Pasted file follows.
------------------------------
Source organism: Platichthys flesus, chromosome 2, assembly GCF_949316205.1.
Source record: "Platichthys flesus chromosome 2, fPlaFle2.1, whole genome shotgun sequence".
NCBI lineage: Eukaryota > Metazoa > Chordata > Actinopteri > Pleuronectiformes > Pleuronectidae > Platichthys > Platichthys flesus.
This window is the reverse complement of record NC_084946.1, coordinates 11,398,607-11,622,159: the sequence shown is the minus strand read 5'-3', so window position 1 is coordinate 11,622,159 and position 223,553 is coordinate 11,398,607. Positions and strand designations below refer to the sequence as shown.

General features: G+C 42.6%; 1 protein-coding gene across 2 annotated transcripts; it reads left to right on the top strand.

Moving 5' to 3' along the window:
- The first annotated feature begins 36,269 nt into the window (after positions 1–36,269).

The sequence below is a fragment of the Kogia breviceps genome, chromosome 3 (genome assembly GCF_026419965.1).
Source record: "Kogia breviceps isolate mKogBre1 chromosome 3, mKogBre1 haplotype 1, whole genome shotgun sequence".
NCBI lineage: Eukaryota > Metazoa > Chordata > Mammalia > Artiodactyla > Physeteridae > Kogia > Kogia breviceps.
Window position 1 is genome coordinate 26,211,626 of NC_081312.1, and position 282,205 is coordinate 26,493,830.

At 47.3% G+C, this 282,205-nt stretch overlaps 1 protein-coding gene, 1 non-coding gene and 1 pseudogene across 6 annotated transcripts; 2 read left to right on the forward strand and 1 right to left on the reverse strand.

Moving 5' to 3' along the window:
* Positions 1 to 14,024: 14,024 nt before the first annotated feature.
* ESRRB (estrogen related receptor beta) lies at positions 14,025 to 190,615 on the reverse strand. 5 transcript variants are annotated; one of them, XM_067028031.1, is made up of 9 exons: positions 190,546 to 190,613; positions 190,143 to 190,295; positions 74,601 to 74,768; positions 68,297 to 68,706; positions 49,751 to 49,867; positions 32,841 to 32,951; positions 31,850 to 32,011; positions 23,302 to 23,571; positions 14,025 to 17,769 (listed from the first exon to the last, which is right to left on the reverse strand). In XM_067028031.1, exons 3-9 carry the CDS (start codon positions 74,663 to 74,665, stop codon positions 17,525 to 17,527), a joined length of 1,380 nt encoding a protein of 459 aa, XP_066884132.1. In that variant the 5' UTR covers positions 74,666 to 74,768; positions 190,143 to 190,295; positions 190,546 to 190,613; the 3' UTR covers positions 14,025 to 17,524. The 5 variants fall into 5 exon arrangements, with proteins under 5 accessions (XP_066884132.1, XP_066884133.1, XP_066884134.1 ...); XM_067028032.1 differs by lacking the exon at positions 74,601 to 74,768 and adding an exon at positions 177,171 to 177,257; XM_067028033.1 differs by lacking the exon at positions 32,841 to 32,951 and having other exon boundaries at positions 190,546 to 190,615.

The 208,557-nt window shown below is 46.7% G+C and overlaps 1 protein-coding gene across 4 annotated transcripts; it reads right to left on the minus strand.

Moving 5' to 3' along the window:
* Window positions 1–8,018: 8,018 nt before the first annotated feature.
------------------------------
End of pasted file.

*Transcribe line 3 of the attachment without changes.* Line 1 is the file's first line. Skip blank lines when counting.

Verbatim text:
NCBI lineage: Eukaryota > Metazoa > Chordata > Actinopteri > Pleuronectiformes > Pleuronectidae > Platichthys > Platichthys flesus.